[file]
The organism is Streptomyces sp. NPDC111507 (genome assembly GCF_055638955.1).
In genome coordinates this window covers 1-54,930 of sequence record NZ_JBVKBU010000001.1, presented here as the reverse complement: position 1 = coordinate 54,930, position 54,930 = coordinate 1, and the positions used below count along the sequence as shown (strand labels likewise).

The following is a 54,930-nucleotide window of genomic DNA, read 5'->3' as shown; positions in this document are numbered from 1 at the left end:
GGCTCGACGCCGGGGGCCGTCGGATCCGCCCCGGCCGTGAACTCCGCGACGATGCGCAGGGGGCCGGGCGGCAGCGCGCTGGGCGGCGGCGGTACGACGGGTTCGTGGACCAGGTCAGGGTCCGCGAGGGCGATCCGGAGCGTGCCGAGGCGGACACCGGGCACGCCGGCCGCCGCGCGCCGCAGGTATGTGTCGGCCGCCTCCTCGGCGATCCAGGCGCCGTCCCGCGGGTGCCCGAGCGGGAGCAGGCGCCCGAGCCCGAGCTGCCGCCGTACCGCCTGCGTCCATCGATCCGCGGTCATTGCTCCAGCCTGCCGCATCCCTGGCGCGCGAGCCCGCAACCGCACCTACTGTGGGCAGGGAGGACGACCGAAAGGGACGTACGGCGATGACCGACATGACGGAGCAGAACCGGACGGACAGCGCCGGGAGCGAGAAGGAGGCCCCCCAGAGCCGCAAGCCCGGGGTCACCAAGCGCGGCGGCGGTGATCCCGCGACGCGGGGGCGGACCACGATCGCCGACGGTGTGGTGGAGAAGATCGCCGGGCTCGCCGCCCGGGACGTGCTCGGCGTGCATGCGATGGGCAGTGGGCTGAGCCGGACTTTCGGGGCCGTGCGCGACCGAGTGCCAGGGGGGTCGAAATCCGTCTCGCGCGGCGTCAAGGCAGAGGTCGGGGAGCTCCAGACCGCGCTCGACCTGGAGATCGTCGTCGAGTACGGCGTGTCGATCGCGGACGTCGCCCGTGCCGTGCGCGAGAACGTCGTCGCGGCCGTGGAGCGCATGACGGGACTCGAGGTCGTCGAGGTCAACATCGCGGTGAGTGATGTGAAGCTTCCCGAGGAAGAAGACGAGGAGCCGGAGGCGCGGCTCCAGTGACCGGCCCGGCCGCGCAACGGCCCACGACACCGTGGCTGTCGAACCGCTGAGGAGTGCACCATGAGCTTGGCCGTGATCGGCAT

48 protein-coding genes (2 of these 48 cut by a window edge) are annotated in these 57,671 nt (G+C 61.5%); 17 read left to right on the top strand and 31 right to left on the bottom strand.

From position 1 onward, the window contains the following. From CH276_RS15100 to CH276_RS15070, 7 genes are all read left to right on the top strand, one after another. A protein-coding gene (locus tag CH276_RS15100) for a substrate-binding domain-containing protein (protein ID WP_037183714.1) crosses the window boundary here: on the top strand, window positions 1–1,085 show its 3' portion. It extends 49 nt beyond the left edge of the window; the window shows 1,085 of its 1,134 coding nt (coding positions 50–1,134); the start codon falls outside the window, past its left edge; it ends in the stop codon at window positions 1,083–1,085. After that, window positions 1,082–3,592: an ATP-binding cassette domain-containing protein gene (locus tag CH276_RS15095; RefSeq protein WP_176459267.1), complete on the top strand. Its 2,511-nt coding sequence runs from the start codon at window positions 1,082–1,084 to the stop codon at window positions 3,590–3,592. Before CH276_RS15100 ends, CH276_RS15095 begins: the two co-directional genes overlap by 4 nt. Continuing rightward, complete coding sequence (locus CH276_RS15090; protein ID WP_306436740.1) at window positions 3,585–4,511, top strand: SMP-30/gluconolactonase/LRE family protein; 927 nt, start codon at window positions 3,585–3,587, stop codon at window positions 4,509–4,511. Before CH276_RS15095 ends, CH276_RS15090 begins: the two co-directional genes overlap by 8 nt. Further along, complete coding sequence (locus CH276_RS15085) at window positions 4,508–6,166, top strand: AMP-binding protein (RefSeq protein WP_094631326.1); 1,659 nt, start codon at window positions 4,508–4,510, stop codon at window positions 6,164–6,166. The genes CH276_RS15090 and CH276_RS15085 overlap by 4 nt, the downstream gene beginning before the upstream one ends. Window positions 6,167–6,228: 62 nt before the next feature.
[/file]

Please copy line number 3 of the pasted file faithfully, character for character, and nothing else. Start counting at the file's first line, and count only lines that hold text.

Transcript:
The following is a 54,930-nucleotide window of genomic DNA, read 5'->3' as shown; positions in this document are numbered from 1 at the left end: